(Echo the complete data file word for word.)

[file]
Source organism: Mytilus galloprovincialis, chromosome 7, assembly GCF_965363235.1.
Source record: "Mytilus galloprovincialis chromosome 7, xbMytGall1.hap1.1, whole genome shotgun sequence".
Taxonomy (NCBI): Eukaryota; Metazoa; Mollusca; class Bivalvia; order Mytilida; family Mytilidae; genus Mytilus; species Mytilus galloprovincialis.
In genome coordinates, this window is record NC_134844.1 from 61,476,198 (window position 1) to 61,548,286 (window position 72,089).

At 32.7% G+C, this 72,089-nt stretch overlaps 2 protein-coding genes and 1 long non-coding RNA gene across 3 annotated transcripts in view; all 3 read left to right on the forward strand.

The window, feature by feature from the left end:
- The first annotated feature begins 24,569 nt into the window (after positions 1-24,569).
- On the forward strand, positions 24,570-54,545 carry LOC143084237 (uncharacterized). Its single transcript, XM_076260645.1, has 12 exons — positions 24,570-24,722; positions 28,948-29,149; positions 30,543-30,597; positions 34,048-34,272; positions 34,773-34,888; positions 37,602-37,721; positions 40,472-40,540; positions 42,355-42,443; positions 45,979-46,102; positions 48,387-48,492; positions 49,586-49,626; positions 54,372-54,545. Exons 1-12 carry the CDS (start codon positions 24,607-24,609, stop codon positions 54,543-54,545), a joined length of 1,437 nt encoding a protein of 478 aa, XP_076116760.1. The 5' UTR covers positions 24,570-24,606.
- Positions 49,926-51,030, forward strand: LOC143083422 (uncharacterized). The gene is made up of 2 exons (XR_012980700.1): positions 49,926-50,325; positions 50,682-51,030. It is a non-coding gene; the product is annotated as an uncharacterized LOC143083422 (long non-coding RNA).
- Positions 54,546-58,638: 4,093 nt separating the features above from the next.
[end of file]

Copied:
Source organism: Mytilus galloprovincialis, chromosome 7, assembly GCF_965363235.1.
Source record: "Mytilus galloprovincialis chromosome 7, xbMytGall1.hap1.1, whole genome shotgun sequence".
Taxonomy (NCBI): Eukaryota; Metazoa; Mollusca; class Bivalvia; order Mytilida; family Mytilidae; genus Mytilus; species Mytilus galloprovincialis.
In genome coordinates, this window is record NC_134844.1 from 61,476,198 (window position 1) to 61,548,286 (window position 72,089).

At 32.7% G+C, this 72,089-nt stretch overlaps 2 protein-coding genes and 1 long non-coding RNA gene across 3 annotated transcripts in view; all 3 read left to right on the forward strand.

The window, feature by feature from the left end:
- The first annotated feature begins 24,569 nt into the window (after positions 1-24,569).
- On the forward strand, positions 24,570-54,545 carry LOC143084237 (uncharacterized). Its single transcript, XM_076260645.1, has 12 exons — positions 24,570-24,722; positions 28,948-29,149; positions 30,543-30,597; positions 34,048-34,272; positions 34,773-34,888; positions 37,602-37,721; positions 40,472-40,540; positions 42,355-42,443; positions 45,979-46,102; positions 48,387-48,492; positions 49,586-49,626; positions 54,372-54,545. Exons 1-12 carry the CDS (start codon positions 24,607-24,609, stop codon positions 54,543-54,545), a joined length of 1,437 nt encoding a protein of 478 aa, XP_076116760.1. The 5' UTR covers positions 24,570-24,606.
- Positions 49,926-51,030, forward strand: LOC143083422 (uncharacterized). The gene is made up of 2 exons (XR_012980700.1): positions 49,926-50,325; positions 50,682-51,030. It is a non-coding gene; the product is annotated as an uncharacterized LOC143083422 (long non-coding RNA).
- Positions 54,546-58,638: 4,093 nt separating the features above from the next.